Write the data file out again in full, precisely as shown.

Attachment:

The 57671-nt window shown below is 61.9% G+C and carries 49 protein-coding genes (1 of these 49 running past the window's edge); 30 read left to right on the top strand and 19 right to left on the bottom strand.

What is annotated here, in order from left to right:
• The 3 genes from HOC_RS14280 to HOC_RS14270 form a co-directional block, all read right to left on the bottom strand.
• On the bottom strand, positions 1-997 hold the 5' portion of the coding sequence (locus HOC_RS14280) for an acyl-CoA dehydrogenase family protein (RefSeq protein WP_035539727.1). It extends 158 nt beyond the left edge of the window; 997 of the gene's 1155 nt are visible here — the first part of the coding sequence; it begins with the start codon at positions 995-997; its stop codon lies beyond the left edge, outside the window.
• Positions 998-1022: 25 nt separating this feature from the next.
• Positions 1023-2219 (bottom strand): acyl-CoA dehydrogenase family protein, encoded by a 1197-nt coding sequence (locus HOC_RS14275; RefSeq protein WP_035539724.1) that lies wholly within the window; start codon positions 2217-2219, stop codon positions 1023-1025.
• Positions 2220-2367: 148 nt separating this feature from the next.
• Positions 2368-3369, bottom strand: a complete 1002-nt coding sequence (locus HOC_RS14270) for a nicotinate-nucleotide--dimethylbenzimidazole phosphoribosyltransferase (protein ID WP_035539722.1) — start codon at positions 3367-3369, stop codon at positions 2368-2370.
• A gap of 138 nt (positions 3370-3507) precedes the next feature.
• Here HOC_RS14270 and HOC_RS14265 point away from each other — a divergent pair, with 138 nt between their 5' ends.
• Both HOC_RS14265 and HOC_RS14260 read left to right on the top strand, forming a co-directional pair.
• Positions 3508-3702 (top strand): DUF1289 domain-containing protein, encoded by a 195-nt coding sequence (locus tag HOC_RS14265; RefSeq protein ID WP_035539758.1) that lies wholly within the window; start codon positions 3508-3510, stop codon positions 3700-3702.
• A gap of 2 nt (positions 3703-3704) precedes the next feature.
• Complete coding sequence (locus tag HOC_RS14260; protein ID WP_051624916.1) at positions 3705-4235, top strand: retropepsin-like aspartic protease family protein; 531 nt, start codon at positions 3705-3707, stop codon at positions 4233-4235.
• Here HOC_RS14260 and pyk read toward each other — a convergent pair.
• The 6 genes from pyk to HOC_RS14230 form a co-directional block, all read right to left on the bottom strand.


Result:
The 57671-nt window shown below is 61.9% G+C and carries 49 protein-coding genes (1 of these 49 running past the window's edge); 30 read left to right on the top strand and 19 right to left on the bottom strand.

What is annotated here, in order from left to right:
• The 3 genes from HOC_RS14280 to HOC_RS14270 form a co-directional block, all read right to left on the bottom strand.
• On the bottom strand, positions 1-997 hold the 5' portion of the coding sequence (locus HOC_RS14280) for an acyl-CoA dehydrogenase family protein (RefSeq protein WP_035539727.1). It extends 158 nt beyond the left edge of the window; 997 of the gene's 1155 nt are visible here — the first part of the coding sequence; it begins with the start codon at positions 995-997; its stop codon lies beyond the left edge, outside the window.
• Positions 998-1022: 25 nt separating this feature from the next.
• Positions 1023-2219 (bottom strand): acyl-CoA dehydrogenase family protein, encoded by a 1197-nt coding sequence (locus HOC_RS14275; RefSeq protein WP_035539724.1) that lies wholly within the window; start codon positions 2217-2219, stop codon positions 1023-1025.
• Positions 2220-2367: 148 nt separating this feature from the next.
• Positions 2368-3369, bottom strand: a complete 1002-nt coding sequence (locus HOC_RS14270) for a nicotinate-nucleotide--dimethylbenzimidazole phosphoribosyltransferase (protein ID WP_035539722.1) — start codon at positions 3367-3369, stop codon at positions 2368-2370.
• A gap of 138 nt (positions 3370-3507) precedes the next feature.
• Here HOC_RS14270 and HOC_RS14265 point away from each other — a divergent pair, with 138 nt between their 5' ends.
• Both HOC_RS14265 and HOC_RS14260 read left to right on the top strand, forming a co-directional pair.
• Positions 3508-3702 (top strand): DUF1289 domain-containing protein, encoded by a 195-nt coding sequence (locus tag HOC_RS14265; RefSeq protein ID WP_035539758.1) that lies wholly within the window; start codon positions 3508-3510, stop codon positions 3700-3702.
• A gap of 2 nt (positions 3703-3704) precedes the next feature.
• Complete coding sequence (locus tag HOC_RS14260; protein ID WP_051624916.1) at positions 3705-4235, top strand: retropepsin-like aspartic protease family protein; 531 nt, start codon at positions 3705-3707, stop codon at positions 4233-4235.
• Here HOC_RS14260 and pyk read toward each other — a convergent pair.
• The 6 genes from pyk to HOC_RS14230 form a co-directional block, all read right to left on the bottom strand.